Backbends and Blueberries

Within every patient there resides a doctor, and we as physicians are at our best when we we put our patients in touch with the doctor inside themselves.
— Albert Schweitzer, M.D.

As she threw her hands over her head, effortlessly folding her tiny body backwards and upside down to reach the floor, she looked up at me and exclaimed:

“Like this, Dr. Deb.  This is the position that helps me feel better.”

“What else?” I asked.  

Without hesitation, she jumped up on the treatment table, flopped onto her belly and rested her chin in her hands.  After a moment or two of complete silence, she looked straight at me, as if to emphasize the seriousness of the situation, and announced:  "I need rest!"

She paused for a minute, and then added enthusiastically:  "And more fresh air!"  

We sat together for a few hours, as I helped her tease out and express the stresses that may have been contributing to her frequent abdominal pain and anxiety, and learn from her what she felt she needed to feel better.

I learned that she missed playing quietly on her own, that the only place she felt calm at school was under the big oak tree near the horse farm, and that she and her friends had even decided to raise their hands to speak with each other to avoid uncomfortable interruptions and excessive noise.

I learned that she feels better when she drinks lemonade with blueberries and that most of her outfits feel too tight on her body.

I examined her and provided a hands on osteopathic treatment, while sharing my observations with her.  She was attentive and did not hesitate to add her ideas.

As she flipped around the office, exploring movements that helped her to breathe more fully and relax her chest and abdomen, we developed a plan.

She agreed to wake up a half hour earlier on school days, sit outside with her books and toys and play by herself, heading inside to get ready for school once a quiet bell (that she chose) on her mom’s phone rang. 

She decided that she would wear her loose and soft clothes to school and sit under the oak tree at lunch.  She planned to make blueberry smoothies with lemon and a touch of fresh ginger in the mornings, and stop her least favorite activity after school.

The stomach problems that had kept her from attending school, and the subsequent conflict at home, abated, and her vitality and enthusiasm returned.

As a student in medical school, I learned the importance of asking questions to help patients best describe the details of their illness or injury.  

I was taught that the purpose of these questions was to help me reach a diagnosis and formulate a treatment plan for the patient.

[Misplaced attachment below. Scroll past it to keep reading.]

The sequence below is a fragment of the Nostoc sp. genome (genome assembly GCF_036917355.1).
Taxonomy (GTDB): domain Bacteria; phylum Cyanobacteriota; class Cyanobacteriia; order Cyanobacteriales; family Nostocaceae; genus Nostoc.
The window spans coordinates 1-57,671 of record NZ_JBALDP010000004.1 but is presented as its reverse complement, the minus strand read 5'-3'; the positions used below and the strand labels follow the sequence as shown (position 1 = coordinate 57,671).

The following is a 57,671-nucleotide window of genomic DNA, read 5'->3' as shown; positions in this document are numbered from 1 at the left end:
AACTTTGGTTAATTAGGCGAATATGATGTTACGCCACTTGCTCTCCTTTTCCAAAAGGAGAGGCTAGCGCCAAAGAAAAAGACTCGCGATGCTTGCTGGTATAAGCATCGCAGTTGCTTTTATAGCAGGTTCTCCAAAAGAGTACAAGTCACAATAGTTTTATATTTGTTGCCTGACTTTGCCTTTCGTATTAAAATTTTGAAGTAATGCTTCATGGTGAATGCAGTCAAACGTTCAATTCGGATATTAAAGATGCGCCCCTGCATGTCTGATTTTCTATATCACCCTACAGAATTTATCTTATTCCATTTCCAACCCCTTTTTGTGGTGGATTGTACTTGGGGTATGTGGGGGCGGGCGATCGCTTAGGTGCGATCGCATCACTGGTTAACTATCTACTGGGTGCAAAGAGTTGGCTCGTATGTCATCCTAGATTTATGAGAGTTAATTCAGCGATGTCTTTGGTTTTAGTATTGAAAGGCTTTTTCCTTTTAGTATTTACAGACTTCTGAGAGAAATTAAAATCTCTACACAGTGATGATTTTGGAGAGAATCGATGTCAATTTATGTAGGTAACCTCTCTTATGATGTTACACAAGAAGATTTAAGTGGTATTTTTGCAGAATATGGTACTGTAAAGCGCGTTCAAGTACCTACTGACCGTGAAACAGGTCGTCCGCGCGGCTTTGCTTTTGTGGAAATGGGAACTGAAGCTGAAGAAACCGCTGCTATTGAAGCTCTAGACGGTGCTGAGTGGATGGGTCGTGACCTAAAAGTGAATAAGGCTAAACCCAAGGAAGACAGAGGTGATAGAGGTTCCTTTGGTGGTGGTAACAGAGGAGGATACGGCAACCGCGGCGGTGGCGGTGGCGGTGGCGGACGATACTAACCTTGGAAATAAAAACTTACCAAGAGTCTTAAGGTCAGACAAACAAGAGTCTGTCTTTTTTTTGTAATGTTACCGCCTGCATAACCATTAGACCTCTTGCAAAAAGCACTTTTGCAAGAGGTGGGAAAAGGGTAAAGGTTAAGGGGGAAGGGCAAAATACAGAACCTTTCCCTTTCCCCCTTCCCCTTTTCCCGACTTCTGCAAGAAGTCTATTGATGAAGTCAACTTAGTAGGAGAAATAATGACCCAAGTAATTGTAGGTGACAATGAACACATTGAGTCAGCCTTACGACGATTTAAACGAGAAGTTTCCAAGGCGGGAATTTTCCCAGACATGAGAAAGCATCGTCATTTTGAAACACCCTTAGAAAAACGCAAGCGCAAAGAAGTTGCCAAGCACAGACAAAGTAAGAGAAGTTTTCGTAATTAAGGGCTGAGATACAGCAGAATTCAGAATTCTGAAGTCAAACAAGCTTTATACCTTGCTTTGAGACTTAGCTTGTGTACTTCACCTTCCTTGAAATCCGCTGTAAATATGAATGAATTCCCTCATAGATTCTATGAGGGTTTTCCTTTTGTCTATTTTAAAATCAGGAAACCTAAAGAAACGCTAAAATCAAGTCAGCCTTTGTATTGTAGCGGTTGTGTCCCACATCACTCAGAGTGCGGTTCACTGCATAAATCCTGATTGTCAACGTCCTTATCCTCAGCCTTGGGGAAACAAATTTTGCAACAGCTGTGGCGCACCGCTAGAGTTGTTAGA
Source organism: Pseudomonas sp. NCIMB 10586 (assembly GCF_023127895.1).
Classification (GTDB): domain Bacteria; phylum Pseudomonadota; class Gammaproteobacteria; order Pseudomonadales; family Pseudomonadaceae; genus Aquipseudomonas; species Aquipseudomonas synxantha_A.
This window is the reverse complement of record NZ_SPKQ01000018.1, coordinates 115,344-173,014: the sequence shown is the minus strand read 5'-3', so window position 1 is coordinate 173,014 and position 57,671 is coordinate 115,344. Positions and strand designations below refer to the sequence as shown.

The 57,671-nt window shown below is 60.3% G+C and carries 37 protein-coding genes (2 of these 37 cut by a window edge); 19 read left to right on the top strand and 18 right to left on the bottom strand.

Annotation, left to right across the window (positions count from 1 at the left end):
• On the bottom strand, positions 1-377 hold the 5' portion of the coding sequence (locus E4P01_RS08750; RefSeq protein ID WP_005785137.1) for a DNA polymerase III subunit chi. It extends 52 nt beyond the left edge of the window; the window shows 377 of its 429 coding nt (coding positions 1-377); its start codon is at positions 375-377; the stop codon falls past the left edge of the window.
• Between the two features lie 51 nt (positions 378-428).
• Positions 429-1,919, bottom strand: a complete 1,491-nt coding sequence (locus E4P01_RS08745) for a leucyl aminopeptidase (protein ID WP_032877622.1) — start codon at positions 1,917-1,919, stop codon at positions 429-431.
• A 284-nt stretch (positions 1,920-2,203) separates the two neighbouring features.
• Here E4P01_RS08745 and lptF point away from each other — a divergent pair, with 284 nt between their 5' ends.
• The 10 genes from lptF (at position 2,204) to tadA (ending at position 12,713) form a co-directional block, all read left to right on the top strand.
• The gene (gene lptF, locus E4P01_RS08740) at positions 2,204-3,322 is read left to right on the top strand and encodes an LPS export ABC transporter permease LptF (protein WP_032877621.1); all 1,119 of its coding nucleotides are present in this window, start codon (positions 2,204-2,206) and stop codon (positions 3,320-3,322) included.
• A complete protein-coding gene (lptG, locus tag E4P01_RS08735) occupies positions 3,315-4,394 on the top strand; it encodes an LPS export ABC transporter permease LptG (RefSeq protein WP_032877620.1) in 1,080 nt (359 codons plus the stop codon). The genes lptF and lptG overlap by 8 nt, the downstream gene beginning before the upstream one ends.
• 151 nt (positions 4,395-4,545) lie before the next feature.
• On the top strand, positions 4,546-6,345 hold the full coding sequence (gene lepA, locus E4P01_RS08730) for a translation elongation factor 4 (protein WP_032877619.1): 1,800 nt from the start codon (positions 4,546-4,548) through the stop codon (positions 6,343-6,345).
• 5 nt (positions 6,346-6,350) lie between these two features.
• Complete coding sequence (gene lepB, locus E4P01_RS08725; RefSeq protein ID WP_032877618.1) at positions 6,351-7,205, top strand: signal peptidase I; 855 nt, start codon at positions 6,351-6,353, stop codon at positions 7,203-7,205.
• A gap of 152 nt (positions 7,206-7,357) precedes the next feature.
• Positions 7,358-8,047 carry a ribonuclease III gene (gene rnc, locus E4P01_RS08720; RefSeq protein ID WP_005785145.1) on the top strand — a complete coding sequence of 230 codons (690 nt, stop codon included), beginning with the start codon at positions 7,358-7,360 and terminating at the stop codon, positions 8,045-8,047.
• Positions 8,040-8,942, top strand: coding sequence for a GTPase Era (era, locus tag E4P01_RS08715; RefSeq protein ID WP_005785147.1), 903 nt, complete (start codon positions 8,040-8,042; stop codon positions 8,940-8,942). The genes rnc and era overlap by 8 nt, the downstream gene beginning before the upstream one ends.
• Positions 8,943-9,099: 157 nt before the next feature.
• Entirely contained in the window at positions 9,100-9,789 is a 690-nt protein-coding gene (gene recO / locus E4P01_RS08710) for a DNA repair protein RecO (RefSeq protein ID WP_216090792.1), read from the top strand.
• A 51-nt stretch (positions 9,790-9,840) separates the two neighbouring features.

It was not until I was in practice for many years, that I learned the value of asking patients to consider what they need to heal.

I am continually surprised and enlightened by the insights gleaned from this type of practice.

Even when dealing with very serious illnesses, when I facilitate these types of discussions with patients, they offer unique and extremely detailed ideas.  

When I asked a teenager who had been experiencing seizures and acne what adjustments were needed to enhance her health, she told me that she needed to add tangerines, fresh vegetables and blackberries to her diet, make time for a full body stretch on her tip toes when she gets out of bed each morning, include a few moments of conscious breathing when she goes to sleep at night, swim more often, and add adventure to her life.

When I notice that patients are reticent or confused by this practice, I suggest that they consider more specific questions.

Would you welcome a certain change in your daily routine or commitments to friends?"

What types of situations elicit feelings of fear or anxiety?

How do you show compassion to yourself?

Are there certain activities more pleasant and relaxing for you than for others?

I offer ideas from a medical perspective, and together, we create a flexible and individualized approach to enhance their health and well being.

Patients become engaged and creative, developing their ability to notice and respond to the messages from their bodies, often with significant improvement.

I suggest to patients that may want to consider what they need to heal when they awaken in the morning, or at the end of the day before heading to sleep.

What foods would be most nourishing, what appointments might be better omitted or included, how much rest or movement is needed?

Alternatively, this question can be considered when symptoms such as headaches or palpitations are being experienced, so that adjustments can be made as needed.

The answers change from day to day, and sometimes, from moment to moment, so learning to stay curious and becoming comfortable with change is part of the practice.

As patients become more involved, they begin to practice listening for ways to nourish their health throughout the day, often texting me with realizations as they arise.

Enhancing health becomes a way of living, a continuous process of expanding awareness and welcoming new possibilities for healing, an exploration that I am grateful to be invited to share.